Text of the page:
What the government is doing by prohibiting marijuana is not saving lives or preventing crime. The fact that it has not forbidden alcohol clearly shows that that's not its primary goal. I seriously cannot understand what the primary goal in prohibiting marijuana is; it seems to be triggered by a mixture of pseudopious religious sentiments, anecdotal evidence, and knee-jerk social constraints (If someone consumes drugs, no matter what amount and what kind, he must be a completely wayward and purposeless subhuman by default). In any case, what the government is doing is to close up the drug market to competition, so that prices go up, transactions become closeted and riskier, and the business becomes riddled with dangers, crime lords and street gangs. If anything, many of these drug laws blatantly promote violence and crime. The production of these drugs can also not be curtailed. Amphetamines can be made from ephedrine (a common cough syrup constituent) by almost any amateur chemist. Kitchen chemistry can likewise be used for producing various grades of several other controlled substances.
The other point is that there are so many other things we encounter in life (violent video games? probably not) which are "addictive" and whose effects can be deemed as potentially harmful. Alcohol is probably the most egregiously neglected of these. What about addiction to car driving? Addiction to drinking coke? Addicting to sitting in roller coasters? Addiction to white-water rafting? Are these activities really free of danger to oneself and others? Obviously not. At the very least, consumption of mind-altering substances as a pleasure-providing activity similar to these other pursuits should be given due consideration in discussion. As the book also notes, food, chocolate, jogging, violence, God (surely so), exercise, sex and television also are addictive for certain individuals and come with the baggage of deleterious effects. For some reasons, we as a society have accepted these vices as legitimate and respectable. Clearly, though, in more than one sense, we are as addicted as anyone can be.
What the government needs to do is to have a realistic appraisal of the effects of various drugs. Naturally, alcohol is more dangerous than nicotine in terms of social behaviour, but nicotine can be much more dangerous in terms of personal and secondary health effects. Cocaine and heroin can be dangerous, but probably not as much as alcohol if used in tiny amounts privately. Acid trips caused by LSD likewise cause no harm if they consist of someone dancing in his or her room and writhing on the bed. And marijuana may be the most misunderstood brain-affecting substance ever, with every criterion of addiction for it ranking it on par with caffeine as the least addictive and dangerous substance. Legalize some of these drugs in a restricted manner and it may actually become much easier to keep track of who bought what and did what. Far from encouraging crime, it will likely restrict and surely make it easier to track and control it. Currently, most of the legislation on drugs has come less from rational debate and study and more from biases that have pushed the issue wholesale under the carpet and furiously pounded on it. After all, all these substances used to be consumed as medicines in diluted form by native tribes in Africa, Asia, and Central and South America. Clearly, they were wiser than we are (and in other contexts too)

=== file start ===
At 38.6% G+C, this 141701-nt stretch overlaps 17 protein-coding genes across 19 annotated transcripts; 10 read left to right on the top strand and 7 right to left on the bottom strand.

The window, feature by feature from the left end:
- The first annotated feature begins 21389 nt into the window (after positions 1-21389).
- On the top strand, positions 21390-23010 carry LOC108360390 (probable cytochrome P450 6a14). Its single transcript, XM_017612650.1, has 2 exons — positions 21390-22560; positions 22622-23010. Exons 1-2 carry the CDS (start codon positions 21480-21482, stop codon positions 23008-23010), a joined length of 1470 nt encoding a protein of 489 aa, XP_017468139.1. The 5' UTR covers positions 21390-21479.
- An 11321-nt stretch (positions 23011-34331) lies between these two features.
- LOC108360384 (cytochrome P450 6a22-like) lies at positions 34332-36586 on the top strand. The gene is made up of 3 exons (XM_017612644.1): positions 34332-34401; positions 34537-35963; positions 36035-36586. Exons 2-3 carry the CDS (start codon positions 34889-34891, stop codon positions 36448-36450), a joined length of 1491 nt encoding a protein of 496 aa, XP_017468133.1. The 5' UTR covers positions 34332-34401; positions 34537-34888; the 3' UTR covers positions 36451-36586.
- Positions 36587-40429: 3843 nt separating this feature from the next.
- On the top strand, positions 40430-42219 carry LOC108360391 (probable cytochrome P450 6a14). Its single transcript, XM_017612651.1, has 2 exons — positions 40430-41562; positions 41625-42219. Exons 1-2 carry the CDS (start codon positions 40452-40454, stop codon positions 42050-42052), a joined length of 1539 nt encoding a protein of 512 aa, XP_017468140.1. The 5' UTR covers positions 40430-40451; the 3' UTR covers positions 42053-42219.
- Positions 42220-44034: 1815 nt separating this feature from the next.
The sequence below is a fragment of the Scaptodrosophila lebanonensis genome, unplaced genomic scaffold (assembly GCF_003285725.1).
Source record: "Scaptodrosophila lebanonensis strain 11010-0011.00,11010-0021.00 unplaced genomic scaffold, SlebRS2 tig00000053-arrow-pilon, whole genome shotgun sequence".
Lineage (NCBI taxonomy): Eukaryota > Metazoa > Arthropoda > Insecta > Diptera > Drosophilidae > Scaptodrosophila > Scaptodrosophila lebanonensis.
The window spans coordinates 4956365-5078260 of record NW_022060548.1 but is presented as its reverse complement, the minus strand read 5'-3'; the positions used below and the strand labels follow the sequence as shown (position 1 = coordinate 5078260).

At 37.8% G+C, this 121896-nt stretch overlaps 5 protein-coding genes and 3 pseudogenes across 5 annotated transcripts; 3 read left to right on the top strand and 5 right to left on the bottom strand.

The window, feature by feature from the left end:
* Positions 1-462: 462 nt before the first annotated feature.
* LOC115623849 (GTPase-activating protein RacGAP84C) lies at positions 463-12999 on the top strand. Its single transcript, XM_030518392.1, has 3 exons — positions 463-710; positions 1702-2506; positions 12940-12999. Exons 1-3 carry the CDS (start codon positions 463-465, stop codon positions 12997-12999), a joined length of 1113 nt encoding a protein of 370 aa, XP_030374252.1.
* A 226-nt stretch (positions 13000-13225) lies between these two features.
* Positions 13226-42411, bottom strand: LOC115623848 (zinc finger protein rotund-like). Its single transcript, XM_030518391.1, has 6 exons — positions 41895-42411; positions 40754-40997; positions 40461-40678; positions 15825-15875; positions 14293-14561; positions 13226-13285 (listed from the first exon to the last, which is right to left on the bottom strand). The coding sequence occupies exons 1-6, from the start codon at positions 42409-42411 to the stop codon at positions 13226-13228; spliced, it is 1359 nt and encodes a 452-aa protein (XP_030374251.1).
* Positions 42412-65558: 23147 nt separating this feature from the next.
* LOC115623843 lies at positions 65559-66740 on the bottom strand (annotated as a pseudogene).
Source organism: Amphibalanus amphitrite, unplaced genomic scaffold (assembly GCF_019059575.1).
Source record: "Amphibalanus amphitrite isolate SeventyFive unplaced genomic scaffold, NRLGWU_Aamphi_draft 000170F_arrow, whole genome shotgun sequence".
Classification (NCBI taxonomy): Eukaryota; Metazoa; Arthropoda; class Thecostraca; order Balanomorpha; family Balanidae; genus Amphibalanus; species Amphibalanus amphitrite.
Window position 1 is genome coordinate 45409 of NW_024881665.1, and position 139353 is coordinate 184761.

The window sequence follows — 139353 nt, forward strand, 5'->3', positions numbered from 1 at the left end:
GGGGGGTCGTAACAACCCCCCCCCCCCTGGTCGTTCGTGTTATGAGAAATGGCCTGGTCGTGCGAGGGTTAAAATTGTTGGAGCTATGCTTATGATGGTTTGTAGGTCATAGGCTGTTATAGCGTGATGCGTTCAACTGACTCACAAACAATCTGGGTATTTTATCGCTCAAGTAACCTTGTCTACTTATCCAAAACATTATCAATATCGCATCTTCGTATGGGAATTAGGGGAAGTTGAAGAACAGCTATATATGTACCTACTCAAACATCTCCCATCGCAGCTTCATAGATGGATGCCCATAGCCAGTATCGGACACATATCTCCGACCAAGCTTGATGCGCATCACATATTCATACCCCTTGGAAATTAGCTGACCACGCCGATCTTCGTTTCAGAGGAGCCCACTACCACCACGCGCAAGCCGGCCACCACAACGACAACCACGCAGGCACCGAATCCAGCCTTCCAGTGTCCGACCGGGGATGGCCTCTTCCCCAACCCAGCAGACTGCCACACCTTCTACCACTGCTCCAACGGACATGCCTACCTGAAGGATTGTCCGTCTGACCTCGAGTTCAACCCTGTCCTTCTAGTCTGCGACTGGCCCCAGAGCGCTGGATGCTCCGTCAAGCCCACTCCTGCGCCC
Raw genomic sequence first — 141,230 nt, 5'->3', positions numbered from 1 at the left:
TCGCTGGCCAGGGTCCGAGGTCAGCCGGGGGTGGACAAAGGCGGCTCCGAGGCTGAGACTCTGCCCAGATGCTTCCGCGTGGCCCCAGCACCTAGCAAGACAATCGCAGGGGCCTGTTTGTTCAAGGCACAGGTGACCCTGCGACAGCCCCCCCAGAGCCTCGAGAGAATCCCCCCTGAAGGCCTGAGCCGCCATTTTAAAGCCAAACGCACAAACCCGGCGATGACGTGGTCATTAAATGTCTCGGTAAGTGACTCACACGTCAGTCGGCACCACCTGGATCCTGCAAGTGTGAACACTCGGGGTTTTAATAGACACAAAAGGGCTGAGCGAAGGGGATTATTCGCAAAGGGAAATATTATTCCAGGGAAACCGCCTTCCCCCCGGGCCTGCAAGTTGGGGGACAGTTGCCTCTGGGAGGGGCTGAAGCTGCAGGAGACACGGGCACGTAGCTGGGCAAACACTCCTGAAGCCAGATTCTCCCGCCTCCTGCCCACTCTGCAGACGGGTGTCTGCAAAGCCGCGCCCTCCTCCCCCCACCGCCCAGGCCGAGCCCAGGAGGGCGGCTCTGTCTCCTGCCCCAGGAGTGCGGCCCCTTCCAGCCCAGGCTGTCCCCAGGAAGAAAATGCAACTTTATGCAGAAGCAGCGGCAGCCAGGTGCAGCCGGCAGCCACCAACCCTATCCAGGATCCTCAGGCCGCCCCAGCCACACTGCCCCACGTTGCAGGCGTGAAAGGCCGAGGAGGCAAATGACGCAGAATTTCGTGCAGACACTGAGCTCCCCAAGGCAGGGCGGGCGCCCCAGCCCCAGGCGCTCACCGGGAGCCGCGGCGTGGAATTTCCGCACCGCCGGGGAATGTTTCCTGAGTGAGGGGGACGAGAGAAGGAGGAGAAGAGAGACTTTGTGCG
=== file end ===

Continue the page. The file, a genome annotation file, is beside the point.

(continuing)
Restricting many of these substances with a blank check is prosecuting what are famously called victimless crimes. But it also shows ignorance of sound scientific understanding of the effects, chemistry, production, and economics of drug use. Drug use, like religion, seems to be a topic on which the very notion of serious and reasoned debate is considered taboo. Government officials need to first have their own minds altered, before they pass legislation on these "mind-altering" substances.